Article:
(Bloomberg) — Nvidia Corp. has acknowledged that the United States may impose stronger restrictions on the sale of chips to China, and warned that such a move would hurt American companies in the long run, echoing a widely held view among major chipmakers.
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Nvidia’s chief financial officer, Colette Kress, argued on a conference call with analysts late Wednesday that current restrictions on the sale of AI chips and high-end components have already had the desired effect. The company is currently prohibited from offering a high-end graphics processing unit, or GPU, in the country — although it does sell a less powerful version of the chip in China.
“In the long term, restrictions prohibiting the sale of our data center GPUs to China, if implemented, will result in the permanent loss of the opportunity for American industry to compete and lead in one of the largest markets in the world,” Chris said afterwards. Nvidia earnings announcement. The finance official said she was addressing reports of possible increased regulation “on our exports to China”.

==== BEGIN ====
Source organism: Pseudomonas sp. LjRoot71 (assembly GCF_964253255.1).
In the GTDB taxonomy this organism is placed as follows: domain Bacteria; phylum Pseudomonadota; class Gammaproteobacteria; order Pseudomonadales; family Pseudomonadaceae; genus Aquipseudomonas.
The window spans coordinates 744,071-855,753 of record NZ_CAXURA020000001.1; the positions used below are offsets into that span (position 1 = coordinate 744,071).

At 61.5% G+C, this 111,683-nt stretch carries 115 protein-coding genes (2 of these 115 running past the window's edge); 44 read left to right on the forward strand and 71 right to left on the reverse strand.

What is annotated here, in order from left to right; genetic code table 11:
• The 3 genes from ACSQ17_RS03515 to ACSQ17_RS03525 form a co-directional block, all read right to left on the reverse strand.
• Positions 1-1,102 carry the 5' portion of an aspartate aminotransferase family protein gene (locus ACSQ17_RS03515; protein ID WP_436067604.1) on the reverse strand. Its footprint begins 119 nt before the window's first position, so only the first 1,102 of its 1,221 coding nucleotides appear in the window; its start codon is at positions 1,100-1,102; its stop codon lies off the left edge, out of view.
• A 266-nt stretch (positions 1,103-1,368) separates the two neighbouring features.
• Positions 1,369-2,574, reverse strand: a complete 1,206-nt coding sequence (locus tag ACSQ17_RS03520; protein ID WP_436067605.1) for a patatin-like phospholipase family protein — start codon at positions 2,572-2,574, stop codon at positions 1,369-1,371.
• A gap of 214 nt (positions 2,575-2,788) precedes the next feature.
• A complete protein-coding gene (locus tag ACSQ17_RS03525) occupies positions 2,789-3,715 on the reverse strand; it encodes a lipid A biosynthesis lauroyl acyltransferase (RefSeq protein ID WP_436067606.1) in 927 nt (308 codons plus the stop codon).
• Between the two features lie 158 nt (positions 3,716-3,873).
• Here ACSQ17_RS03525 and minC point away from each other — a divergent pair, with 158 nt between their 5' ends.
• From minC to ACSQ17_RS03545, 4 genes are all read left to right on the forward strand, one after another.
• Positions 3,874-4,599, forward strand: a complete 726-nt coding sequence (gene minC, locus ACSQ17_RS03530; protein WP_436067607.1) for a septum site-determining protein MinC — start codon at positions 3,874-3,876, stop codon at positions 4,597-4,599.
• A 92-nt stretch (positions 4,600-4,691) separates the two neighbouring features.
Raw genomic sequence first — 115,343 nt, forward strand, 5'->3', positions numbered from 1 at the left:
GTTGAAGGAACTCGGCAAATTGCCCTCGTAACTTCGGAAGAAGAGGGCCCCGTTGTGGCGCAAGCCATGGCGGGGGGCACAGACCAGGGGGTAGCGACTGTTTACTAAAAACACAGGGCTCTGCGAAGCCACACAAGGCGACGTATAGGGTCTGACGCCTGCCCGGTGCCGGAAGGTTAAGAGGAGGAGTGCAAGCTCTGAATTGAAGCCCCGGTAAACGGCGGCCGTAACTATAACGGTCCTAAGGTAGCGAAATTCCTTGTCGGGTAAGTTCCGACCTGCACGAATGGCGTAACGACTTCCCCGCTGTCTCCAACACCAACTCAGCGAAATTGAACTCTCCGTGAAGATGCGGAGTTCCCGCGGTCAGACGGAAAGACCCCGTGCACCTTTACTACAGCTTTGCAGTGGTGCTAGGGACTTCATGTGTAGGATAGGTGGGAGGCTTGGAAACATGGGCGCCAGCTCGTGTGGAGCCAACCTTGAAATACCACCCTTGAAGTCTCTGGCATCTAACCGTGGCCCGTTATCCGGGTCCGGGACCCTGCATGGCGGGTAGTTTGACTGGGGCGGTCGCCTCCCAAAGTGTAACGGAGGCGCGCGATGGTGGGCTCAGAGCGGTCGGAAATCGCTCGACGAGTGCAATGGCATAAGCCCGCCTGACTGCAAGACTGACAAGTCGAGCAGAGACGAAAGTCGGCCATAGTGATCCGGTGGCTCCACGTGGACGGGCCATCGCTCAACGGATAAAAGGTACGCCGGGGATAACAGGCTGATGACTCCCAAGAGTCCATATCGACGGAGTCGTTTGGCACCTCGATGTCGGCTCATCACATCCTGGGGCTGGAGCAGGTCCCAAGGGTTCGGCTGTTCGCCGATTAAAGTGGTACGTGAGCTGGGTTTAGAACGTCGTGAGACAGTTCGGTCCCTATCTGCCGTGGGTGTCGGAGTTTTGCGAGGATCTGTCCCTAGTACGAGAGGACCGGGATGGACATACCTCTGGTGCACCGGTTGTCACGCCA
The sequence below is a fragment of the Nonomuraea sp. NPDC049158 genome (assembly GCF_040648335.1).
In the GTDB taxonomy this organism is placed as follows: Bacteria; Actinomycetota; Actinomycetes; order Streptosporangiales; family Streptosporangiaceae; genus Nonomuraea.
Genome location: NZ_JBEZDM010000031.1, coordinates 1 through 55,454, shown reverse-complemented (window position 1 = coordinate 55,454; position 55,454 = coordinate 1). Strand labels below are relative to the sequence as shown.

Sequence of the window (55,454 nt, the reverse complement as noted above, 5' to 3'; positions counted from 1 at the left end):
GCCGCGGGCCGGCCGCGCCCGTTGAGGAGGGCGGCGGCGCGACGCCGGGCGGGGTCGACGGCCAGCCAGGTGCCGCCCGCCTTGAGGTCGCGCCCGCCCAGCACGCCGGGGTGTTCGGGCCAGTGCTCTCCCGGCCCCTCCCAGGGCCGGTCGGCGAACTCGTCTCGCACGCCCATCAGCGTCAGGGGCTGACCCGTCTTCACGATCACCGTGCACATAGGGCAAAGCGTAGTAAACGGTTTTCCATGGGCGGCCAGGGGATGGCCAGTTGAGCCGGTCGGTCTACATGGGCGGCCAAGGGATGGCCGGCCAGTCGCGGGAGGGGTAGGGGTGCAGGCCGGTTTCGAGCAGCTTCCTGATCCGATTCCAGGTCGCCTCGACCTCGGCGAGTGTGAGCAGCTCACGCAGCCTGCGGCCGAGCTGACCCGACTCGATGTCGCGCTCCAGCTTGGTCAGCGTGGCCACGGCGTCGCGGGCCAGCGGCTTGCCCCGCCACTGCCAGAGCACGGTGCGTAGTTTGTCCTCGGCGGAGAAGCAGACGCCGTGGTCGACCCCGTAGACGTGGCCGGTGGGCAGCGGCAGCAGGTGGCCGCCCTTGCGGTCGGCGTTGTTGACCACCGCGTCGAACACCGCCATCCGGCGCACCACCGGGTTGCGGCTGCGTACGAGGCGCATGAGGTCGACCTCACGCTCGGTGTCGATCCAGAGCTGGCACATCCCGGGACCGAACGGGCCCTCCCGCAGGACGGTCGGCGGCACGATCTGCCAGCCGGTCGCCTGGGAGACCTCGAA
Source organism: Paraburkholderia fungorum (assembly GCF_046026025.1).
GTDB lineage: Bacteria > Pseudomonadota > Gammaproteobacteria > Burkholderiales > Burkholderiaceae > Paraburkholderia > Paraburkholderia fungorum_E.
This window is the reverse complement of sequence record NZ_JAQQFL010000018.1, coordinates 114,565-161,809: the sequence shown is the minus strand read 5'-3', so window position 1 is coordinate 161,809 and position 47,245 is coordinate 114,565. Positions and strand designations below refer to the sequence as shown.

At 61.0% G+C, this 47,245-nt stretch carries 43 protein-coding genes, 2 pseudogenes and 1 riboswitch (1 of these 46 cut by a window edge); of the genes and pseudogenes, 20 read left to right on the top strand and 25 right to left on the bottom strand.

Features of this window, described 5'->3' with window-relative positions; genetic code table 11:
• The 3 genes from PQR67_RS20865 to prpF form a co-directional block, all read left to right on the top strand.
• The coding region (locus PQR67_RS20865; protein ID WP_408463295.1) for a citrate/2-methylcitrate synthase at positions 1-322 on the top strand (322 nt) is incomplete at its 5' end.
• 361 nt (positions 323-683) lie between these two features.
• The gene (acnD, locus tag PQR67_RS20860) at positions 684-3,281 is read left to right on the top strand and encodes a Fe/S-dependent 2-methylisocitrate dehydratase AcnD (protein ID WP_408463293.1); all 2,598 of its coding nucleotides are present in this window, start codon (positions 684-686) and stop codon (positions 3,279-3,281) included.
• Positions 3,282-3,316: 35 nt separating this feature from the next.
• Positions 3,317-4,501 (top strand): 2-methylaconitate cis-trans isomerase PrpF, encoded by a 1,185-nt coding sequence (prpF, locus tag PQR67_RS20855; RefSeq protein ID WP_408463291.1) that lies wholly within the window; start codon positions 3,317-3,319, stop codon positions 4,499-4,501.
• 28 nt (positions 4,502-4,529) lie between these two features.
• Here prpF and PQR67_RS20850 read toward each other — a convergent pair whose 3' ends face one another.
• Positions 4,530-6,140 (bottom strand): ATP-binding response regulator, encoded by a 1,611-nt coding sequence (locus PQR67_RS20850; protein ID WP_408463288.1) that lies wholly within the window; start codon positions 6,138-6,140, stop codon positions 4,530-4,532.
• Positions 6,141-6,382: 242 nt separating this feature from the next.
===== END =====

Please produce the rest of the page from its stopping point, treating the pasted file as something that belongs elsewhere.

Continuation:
Read more: How the US and its allies are trying to rein in Chinese technology
In the near term, she said, the stricter rules won’t negatively affect Nvidia’s finances.
“Given the strong demand for our products around the world, we do not expect the additional export restrictions on our data center GPUs, if approved, to have an immediate material impact on our financial results,” said Chris.
Chris’s boss, CEO Jensen Huang, recently joined peers from Intel Corp. and Qualcomm Inc. On a visit to Washington to demand a temporary halt to the escalation of export controls. The Biden administration says the restrictions are necessary to protect US national interests and prevent the Chinese military from advancing.
Bloomberg reports that more restrictions are being considered that would limit Nvidia’s ability to ship to the Asian country – its largest semiconductor market.
Read more: Huawei is building a secret network of chips, trade group warns
Nvidia, which is cashing in on the industry-wide race into AI computing, delivered its third consecutive sales forecast that beat Wall Street estimates on Wednesday. That sent shares up 6% in late trading. The company gets about two-thirds of its sales from outside the US, though it does not disclose revenue in China.
Meanwhile, the leading association of global chip companies is warning that Huawei Technologies is building an array of secret semiconductor manufacturing facilities across China – a shadow manufacturing network that would allow the blacklisted company to sidestep US sanctions and boost the country’s technological ambitions. – reported Bloomberg News.
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